How do you win the US election and how are results reported?
How do you win the election?
Technically, on election day Americans are not voting for the presidential candidates themselves, but 'electors', who pledge to vote for a particular candidate. In most cases the electors' names are not on the ballot.
In nearly every state, whoever wins the most votes also wins all of that state's electors - who take part in a process known as the 'electoral college'.
Each state has a different number of electors based on the number of representatives and senators it has in Congress, which itself is decided by the size of its population.
A large, populous state like California has 55 electors, whereas a large, sparsely populated state such as Montana has only three.
To win the election, a candidate must win an absolute majority of electors. There are 538 available in total, so 270 are needed to win.
The number of electors - or electoral college votes - won so far are the large numbers for each candidate shown in the bars at the top of the BBC's results pages.
The process by which electors are chosen varies state by state.
The electors meet in their state capitals on the Monday after the second Wednesday in December and - almost always - cast their ballots according to their state's popular vote result.
The results are certified and sent to Washington.
The new president is inaugurated in January.
Why are certain states 'key battlegrounds'?
The presidential race is usually decided in a few states which switch allegiance from election to election.
These are sometimes called battleground or swing states.
The swings are often down to changing demographics, or personal factors such as a candidate coming from that state or region.
Capturing the electoral votes of just one or two of these states can be enough to tip a candidate over the 270 needed to win.
What is the source for the BBC's election results?
The BBC reports 'projections' made by the ABC news network.
These are projections of which candidate has won that state's electors and subsequent electoral college votes. The projections are based on exit polls and/or partial results.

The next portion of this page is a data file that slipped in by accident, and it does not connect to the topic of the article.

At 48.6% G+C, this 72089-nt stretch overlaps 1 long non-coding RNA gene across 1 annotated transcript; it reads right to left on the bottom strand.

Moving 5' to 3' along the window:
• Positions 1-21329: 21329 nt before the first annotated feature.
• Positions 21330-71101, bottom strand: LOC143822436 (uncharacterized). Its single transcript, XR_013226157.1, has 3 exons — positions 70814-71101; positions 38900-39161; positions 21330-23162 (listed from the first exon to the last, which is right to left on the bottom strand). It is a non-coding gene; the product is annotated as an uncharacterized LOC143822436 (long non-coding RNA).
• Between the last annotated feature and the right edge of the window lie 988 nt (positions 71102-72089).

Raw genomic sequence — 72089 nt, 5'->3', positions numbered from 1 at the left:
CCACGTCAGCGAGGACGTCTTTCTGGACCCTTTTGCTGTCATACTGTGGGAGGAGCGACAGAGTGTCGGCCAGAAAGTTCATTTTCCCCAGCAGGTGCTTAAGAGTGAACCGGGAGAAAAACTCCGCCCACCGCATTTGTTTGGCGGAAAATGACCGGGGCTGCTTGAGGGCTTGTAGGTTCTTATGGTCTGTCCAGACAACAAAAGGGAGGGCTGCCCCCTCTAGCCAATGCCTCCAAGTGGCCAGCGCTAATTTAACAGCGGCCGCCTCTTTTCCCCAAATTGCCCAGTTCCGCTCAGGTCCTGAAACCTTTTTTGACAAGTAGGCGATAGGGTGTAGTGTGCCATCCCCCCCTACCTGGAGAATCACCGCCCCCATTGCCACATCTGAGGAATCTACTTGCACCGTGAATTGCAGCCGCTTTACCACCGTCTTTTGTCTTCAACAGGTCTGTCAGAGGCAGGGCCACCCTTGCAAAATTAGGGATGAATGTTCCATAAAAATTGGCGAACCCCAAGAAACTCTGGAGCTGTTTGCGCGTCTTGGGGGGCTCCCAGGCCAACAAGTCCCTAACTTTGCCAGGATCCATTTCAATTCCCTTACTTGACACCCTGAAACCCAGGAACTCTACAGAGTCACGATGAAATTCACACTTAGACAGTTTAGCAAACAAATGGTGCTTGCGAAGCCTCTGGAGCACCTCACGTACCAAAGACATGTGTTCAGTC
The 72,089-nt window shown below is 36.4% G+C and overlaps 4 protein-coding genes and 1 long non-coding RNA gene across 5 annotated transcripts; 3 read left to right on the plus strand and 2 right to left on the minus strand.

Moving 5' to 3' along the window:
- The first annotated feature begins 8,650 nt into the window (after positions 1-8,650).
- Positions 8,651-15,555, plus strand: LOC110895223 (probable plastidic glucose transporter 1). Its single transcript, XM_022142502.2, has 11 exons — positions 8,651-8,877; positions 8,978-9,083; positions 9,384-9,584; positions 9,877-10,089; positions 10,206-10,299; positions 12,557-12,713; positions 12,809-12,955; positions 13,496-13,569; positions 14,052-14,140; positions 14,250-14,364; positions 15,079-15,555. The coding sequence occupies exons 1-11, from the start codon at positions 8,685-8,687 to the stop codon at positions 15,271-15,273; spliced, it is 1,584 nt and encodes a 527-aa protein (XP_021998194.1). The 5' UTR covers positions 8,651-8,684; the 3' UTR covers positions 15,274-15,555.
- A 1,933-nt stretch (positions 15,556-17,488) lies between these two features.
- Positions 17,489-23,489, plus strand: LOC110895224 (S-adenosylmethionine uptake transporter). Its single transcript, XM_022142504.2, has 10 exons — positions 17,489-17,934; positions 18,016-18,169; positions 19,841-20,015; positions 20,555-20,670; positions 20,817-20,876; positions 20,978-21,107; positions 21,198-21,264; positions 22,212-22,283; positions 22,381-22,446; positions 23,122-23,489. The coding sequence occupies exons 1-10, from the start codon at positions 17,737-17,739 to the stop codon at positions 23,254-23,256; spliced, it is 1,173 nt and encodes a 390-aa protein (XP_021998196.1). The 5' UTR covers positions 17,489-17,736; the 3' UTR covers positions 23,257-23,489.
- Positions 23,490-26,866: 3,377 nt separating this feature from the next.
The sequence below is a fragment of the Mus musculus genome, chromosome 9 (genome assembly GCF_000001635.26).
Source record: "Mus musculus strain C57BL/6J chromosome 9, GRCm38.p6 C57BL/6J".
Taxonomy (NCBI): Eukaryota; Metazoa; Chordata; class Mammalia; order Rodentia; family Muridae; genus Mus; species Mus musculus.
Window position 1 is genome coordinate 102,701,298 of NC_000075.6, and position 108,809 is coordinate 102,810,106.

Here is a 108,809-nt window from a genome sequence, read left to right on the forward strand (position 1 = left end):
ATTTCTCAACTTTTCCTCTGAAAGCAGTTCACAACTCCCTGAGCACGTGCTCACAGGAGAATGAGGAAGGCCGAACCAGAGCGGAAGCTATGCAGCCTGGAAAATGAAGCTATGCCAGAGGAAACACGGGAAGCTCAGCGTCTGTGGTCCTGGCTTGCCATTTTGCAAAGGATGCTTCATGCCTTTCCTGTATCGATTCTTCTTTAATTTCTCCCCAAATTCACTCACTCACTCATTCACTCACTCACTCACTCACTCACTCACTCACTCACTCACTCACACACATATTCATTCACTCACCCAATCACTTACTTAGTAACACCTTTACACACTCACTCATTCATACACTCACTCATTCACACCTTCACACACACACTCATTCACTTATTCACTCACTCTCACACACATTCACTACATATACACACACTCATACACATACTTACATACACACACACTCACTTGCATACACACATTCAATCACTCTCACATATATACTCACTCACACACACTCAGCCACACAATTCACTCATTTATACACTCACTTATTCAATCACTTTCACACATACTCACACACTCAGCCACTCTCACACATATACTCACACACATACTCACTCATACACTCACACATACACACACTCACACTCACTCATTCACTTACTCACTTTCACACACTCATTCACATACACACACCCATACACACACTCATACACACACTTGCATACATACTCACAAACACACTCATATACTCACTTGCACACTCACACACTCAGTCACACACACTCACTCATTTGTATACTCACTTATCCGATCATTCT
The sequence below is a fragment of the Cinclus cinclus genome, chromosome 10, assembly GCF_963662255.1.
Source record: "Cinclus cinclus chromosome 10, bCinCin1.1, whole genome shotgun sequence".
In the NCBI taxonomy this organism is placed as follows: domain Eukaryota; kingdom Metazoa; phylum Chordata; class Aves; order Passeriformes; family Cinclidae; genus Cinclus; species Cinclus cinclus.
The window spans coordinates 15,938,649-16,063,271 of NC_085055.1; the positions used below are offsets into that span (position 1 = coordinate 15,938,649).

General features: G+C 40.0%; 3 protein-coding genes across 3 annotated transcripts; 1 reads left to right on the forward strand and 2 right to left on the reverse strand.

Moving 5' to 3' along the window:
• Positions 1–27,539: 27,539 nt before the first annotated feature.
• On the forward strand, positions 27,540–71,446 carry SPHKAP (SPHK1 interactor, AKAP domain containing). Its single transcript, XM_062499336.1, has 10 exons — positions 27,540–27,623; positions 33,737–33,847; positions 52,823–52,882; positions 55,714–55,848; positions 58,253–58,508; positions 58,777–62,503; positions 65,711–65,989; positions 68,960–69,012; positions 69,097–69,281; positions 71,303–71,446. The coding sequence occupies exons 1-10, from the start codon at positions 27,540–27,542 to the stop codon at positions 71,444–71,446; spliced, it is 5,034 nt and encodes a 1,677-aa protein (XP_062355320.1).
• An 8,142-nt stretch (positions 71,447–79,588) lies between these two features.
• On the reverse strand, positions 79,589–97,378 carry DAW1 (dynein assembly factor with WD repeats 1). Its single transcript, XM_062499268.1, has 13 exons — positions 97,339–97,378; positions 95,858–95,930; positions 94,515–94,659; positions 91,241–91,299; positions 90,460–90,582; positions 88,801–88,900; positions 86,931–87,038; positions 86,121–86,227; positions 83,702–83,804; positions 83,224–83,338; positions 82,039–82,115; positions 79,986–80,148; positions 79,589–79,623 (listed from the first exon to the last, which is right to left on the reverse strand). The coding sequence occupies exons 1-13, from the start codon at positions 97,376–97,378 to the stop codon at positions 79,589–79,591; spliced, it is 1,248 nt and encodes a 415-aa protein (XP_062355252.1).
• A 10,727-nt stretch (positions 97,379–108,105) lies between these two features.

For races that are not very close, ABC, along with other US networks, are likely to project a winner as soon as the polls close, based on exit poll data.
For closer races, the news networks will wait until there is more actual vote data. It can take hours or even all night.
When a projection is made by ABC, our results desk in Washington will update the BBC's electoral college vote tally for each candidate.
Result will be described as "projected" until enough votes have been counted to know for certain.
All other election data, including popular votes and Congressional results, is provided by the Associated Press (AP).
The BBC receives this information from an electronic feed and uses it to compile running totals of popular votes state by state and nationwide.
AP is the sole organisation responsible for providing results for the major American media networks.
The information they provide will form the basis for election results, but different broadcasters may decide to interpret partial results in different ways.
If a projection is not immediate, it does not mean it is too close to call, rather it may simply be too early to call because the networks have insufficient data.
Are the projections ever wrong?
Yes, particularly if the election is very close.
Most memorably the major US networks, including Fox, CNN, NBC, CBS, and ABC, said Al Gore would win Florida in 2000, only to retract that and then say George W Bush won it, and then to retract that as the result was under dispute.
The presidency eventually went to Mr Bush.
What happens if the election ends in a tie?
If both candidates end up with 269 electoral votes each, Congress decides who becomes president.
The 435 member House of Representatives votes on who becomes president, while the 100-seat Senate decides the vice-president.
The Republicans currently hold a majority in both the Senate and House.
The same process is followed if, as also theoretically possible, neither candidate gets a 270-vote majority.
What is an exit poll?
Exit polls are surveys of voters, gathered after they have voted. They are used in two main ways.
They can help predict the outcome of an election before all the votes are counted, and they may also provide information on demographics. For example, they could show which candidate appealed most to women, or who got the most support from the Hispanic community.
Is Washington DC a state?
Washington DC, or the District of Columbia, is not a state, but it does receive three electoral college votes.
DC is able to vote for the president but it does not have any congressional members of its own.
What happens in Maine & Nebraska?
Unlike other states, Maine and Nebraska can split their electoral votes among the candidates.
Both states give two votes to the winner of the state-wide popular vote. The remaining votes are awarded to the candidate who has won most votes in each congressional district within the state.
Nebraska has three congressional districts and five electoral college votes, while Maine has two congressional districts and four electoral college votes.
In practice this has only happened once.
In 2008 Barack Obama was awarded one electoral vote in Nebraska after defeating John McCain in the 2nd congressional district.